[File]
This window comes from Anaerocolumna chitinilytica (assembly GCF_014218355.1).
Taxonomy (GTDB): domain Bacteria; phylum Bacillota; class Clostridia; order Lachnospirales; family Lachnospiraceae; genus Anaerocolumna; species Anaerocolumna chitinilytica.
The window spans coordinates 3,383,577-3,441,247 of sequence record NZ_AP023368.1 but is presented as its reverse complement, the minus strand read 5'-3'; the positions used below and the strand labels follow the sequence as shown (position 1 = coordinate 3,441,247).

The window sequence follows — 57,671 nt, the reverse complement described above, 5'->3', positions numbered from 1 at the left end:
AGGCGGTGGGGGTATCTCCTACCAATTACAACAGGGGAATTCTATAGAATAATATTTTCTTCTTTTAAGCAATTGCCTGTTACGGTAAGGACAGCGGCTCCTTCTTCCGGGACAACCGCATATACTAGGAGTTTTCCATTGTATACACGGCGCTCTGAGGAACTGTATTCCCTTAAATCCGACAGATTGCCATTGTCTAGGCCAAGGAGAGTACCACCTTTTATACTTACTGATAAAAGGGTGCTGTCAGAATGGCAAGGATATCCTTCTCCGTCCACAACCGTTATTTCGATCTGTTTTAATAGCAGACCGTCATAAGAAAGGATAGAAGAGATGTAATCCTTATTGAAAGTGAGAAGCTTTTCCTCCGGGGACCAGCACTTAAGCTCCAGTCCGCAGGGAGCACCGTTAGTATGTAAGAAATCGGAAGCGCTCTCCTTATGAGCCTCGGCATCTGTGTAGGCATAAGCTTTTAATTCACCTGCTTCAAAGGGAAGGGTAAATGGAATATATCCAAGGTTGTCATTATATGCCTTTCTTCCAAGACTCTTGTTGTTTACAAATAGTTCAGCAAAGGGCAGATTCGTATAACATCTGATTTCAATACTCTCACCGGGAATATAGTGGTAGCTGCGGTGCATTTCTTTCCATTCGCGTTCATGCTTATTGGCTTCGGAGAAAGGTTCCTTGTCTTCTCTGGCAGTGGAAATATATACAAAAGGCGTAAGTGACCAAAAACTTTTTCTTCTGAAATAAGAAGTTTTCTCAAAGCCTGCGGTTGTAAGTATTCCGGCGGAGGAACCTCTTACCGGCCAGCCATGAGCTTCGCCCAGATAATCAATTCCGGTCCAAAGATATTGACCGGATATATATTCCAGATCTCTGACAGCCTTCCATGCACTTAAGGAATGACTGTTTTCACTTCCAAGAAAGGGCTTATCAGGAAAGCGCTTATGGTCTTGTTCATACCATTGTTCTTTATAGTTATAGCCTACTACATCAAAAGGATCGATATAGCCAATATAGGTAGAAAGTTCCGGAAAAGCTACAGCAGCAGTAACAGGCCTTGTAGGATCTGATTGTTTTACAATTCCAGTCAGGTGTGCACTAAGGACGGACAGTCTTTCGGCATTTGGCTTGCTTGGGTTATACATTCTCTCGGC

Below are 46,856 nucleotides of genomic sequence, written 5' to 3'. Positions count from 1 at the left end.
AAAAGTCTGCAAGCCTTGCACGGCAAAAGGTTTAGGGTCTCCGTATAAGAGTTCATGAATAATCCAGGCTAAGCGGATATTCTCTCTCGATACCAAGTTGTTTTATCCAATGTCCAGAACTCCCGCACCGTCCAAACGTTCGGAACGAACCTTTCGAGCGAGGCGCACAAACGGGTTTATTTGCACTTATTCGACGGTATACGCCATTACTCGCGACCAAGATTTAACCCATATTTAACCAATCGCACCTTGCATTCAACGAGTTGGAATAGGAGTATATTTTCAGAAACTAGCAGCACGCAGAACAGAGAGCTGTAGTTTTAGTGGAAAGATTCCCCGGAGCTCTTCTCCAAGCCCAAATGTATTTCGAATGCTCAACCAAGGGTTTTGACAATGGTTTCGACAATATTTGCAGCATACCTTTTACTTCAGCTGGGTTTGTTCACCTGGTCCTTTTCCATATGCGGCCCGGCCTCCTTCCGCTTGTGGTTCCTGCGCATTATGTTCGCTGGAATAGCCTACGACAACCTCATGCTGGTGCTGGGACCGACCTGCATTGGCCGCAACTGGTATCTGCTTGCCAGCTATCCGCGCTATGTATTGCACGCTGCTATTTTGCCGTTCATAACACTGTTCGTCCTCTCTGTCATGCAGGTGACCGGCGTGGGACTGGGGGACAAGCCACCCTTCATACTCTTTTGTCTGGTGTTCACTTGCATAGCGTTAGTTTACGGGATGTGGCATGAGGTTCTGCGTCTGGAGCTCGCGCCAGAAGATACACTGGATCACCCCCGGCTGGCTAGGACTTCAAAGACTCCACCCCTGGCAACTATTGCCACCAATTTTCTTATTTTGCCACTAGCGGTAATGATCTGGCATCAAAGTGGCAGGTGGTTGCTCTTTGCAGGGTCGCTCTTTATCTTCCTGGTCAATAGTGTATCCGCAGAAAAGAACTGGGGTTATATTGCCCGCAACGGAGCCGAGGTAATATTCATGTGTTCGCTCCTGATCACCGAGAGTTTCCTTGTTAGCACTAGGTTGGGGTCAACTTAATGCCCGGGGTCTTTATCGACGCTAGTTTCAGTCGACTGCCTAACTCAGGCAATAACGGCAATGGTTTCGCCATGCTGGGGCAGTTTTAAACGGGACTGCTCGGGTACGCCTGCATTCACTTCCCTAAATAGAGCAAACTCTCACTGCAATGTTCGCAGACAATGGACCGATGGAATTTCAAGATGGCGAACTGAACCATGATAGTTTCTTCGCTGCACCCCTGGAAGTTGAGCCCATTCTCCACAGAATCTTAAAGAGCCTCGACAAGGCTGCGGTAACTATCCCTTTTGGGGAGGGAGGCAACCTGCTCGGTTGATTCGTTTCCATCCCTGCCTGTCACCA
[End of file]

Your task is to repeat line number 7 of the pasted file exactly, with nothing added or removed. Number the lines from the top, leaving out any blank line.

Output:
AAAAGTCTGCAAGCCTTGCACGGCAAAAGGTTTAGGGTCTCCGTATAAGAGTTCATGAATAATCCAGGCTAAGCGGATATTCTCTCTCGATACCAAGTTGTTTTATCCAATGTCCAGAACTCCCGCACCGTCCAAACGTTCGGAACGAACCTTTCGAGCGAGGCGCACAAACGGGTTTATTTGCACTTATTCGACGGTATACGCCATTACTCGCGACCAAGATTTAACCCATATTTAACCAATCGCACCTTGCATTCAACGAGTTGGAATAGGAGTATATTTTCAGAAACTAGCAGCACGCAGAACAGAGAGCTGTAGTTTTAGTGGAAAGATTCCCCGGAGCTCTTCTCCAAGCCCAAATGTATTTCGAATGCTCAACCAAGGGTTTTGACAATGGTTTCGACAATATTTGCAGCATACCTTTTACTTCAGCTGGGTTTGTTCACCTGGTCCTTTTCCATATGCGGCCCGGCCTCCTTCCGCTTGTGGTTCCTGCGCATTATGTTCGCTGGAATAGCCTACGACAACCTCATGCTGGTGCTGGGACCGACCTGCATTGGCCGCAACTGGTATCTGCTTGCCAGCTATCCGCGCTATGTATTGCACGCTGCTATTTTGCCGTTCATAACACTGTTCGTCCTCTCTGTCATGCAGGTGACCGGCGTGGGACTGGGGGACAAGCCACCCTTCATACTCTTTTGTCTGGTGTTCACTTGCATAGCGTTAGTTTACGGGATGTGGCATGAGGTTCTGCGTCTGGAGCTCGCGCCAGAAGATACACTGGATCACCCCCGGCTGGCTAGGACTTCAAAGACTCCACCCCTGGCAACTATTGCCACCAATTTTCTTATTTTGCCACTAGCGGTAATGATCTGGCATCAAAGTGGCAGGTGGTTGCTCTTTGCAGGGTCGCTCTTTATCTTCCTGGTCAATAGTGTATCCGCAGAAAAGAACTGGGGTTATATTGCCCGCAACGGAGCCGAGGTAATATTCATGTGTTCGCTCCTGATCACCGAGAGTTTCCTTGTTAGCACTAGGTTGGGGTCAACTTAATGCCCGGGGTCTTTATCGACGCTAGTTTCAGTCGACTGCCTAACTCAGGCAATAACGGCAATGGTTTCGCCATGCTGGGGCAGTTTTAAACGGGACTGCTCGGGTACGCCTGCATTCACTTCCCTAAATAGAGCAAACTCTCACTGCAATGTTCGCAGACAATGGACCGATGGAATTTCAAGATGGCGAACTGAACCATGATAGTTTCTTCGCTGCACCCCTGGAAGTTGAGCCCATTCTCCACAGAATCTTAAAGAGCCTCGACAAGGCTGCGGTAACTATCCCTTTTGGGGAGGGAGGCAACCTGCTCGGTTGATTCGTTTCCATCCCTGCCTGTCACCA